To come right to the point, there are Teslas everywhere in Oslo - and I mean everywhere. Norway (with just 5 million people) is the second largest market for Tesla in the world. In fact, Tesla is the number one selling car in this county. No kidding! The Tesla S outsells Ford (every model) here.
Norway is an extremely environmentally sensitive country. I believe they have the smallest carbon footprint per person in the world (if you focus only on consumption). Norway is also an extremely wealthy country. This has made the Norwegian currency very strong. This makes it really expensive for us to visit, and really cheap for Norwegians to travel abroad.
So, here's the first irony: Norway's wealth comes almost entirely from exporting oil and natural gas. Over the years, with prudent planning the government has built up a huge sovereign wealth fund (like the old Alberta Heritage Fund) so it can fund government programs and subsidize behaviour it wishes to encourage.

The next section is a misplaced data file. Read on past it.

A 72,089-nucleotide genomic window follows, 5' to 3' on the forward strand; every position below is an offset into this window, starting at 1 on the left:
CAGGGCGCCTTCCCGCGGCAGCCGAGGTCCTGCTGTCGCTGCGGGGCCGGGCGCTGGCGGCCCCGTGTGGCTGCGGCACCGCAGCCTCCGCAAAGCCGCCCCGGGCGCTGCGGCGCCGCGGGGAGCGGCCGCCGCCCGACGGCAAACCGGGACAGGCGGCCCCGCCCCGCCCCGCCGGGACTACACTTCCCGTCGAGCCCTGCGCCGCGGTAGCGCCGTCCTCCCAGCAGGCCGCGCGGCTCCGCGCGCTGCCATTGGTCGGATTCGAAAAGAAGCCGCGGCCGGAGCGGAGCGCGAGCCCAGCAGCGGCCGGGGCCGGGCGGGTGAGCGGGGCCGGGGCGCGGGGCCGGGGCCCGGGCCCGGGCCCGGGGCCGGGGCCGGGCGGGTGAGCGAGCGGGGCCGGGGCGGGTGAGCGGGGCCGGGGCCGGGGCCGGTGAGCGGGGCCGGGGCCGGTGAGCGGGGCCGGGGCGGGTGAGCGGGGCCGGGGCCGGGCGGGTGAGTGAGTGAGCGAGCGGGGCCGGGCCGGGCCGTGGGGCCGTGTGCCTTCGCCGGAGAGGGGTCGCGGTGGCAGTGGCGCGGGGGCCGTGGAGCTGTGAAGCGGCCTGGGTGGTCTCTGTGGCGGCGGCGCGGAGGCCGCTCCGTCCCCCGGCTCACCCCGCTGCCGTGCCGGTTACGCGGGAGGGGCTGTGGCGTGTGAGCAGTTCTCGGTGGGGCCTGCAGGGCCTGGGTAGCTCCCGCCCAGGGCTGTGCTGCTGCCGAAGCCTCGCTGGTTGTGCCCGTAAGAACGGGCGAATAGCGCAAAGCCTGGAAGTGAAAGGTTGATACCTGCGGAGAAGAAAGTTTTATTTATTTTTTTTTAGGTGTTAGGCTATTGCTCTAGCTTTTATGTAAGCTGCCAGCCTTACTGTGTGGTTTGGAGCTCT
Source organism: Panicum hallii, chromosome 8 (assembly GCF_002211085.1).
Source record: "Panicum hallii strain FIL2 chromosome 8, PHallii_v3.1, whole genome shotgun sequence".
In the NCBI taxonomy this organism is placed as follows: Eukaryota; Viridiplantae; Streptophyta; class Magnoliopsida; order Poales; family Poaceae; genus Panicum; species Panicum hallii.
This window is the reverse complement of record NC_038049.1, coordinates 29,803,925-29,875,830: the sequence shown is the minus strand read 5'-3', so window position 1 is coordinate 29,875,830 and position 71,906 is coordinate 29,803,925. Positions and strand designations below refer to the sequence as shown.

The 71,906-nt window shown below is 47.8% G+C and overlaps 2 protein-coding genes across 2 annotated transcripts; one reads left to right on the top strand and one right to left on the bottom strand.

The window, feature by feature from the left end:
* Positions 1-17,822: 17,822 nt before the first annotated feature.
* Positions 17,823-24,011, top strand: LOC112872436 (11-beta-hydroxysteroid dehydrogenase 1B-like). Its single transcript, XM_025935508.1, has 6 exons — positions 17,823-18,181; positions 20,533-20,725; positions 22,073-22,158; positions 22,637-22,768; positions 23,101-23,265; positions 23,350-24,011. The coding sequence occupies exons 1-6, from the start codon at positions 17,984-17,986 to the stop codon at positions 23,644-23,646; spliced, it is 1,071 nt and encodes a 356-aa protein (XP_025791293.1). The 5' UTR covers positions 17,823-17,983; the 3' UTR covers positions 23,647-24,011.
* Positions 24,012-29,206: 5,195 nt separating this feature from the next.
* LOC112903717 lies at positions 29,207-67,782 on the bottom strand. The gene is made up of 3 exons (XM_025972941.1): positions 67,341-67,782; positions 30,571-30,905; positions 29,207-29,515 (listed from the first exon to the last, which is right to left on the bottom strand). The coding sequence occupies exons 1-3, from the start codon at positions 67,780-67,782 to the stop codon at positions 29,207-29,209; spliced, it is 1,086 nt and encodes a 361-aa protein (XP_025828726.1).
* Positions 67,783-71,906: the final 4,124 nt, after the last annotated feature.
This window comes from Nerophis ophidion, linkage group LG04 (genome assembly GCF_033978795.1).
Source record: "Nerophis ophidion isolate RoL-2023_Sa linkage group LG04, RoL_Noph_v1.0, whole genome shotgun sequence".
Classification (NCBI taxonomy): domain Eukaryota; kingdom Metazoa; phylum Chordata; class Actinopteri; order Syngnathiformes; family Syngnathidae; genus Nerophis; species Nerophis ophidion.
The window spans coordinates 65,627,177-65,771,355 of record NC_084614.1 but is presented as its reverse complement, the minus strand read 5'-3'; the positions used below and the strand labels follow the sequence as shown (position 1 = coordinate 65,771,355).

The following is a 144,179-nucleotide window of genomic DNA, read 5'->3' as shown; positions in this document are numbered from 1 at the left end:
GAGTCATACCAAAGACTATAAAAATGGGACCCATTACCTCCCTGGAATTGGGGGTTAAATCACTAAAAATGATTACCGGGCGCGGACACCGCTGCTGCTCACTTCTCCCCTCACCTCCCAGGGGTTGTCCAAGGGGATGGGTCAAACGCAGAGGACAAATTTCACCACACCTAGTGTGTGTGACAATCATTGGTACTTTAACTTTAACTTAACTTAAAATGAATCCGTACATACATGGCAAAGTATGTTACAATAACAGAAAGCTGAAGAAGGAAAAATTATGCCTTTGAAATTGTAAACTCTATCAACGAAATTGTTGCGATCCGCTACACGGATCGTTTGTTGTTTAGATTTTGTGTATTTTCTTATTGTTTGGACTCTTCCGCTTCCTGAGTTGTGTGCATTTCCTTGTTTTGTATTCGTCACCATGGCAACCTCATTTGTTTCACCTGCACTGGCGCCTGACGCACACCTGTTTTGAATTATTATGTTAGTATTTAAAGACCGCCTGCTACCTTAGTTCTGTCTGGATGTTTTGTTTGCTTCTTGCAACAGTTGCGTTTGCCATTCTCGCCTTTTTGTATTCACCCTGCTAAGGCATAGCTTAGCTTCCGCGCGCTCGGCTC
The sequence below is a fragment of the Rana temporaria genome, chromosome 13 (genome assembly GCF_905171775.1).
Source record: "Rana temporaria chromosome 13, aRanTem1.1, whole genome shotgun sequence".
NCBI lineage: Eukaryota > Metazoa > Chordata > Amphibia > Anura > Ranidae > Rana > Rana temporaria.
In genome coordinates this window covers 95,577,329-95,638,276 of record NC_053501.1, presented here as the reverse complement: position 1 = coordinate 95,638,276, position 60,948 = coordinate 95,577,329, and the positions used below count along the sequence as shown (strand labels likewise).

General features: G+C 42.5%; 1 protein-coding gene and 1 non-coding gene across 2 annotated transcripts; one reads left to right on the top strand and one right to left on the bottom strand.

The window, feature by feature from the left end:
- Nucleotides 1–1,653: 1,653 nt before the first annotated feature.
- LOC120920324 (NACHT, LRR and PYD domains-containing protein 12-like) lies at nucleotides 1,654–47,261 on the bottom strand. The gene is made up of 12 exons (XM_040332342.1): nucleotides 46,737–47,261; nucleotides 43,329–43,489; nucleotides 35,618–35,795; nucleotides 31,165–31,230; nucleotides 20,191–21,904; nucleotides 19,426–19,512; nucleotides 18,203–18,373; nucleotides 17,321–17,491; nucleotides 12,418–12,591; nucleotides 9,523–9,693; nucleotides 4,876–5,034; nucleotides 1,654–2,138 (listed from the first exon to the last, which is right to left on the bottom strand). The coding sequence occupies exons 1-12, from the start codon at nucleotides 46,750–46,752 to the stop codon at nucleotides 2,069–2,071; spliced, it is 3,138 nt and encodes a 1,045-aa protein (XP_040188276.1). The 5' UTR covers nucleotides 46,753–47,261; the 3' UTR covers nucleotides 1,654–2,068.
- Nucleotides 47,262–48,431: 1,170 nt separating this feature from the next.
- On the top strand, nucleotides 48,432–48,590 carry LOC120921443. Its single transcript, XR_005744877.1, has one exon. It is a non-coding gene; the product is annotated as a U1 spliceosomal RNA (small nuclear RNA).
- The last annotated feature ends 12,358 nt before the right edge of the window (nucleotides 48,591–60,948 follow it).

The second irony is that I've been here 3 days, and I haven't heard anyone say "leave it in the ground (or under the sea)". Unlike Barack Obama's friends who think Canada should be punished for selling our oil and gas, Norway is selling their's as fast as they can - and using the revenue generated to fund public policy objectives like energy conservation (and presumably health care, education, social services and pensions too).
Norway develops, pumps and sells it's carbon-based fuels, while using abundant hydro electricity and lots of money to subsidize environmentally desirable behaviour amongst its citizens. Taxes here are very high on everything, but especially on fuel, cars and roads. However, if you buy an electric car (like a Tesla or Nissan Leaf), you don't have to pay sales tax, you don't pay road tax, you don't pay tolls, and you get to drive in the HOV lanes. You can also write off 100 percent of the cost if you use the electric car for work (which explains the Tesla taxis you see here).
So, after all these incentives are factored in, Teslas don't cost Norwegians any more than other luxury sedans (probably less). By selling huge amounts of oil and natural gas to others (so they can burn it), you get to be seen as a low carbon place. Ironic, isn't it?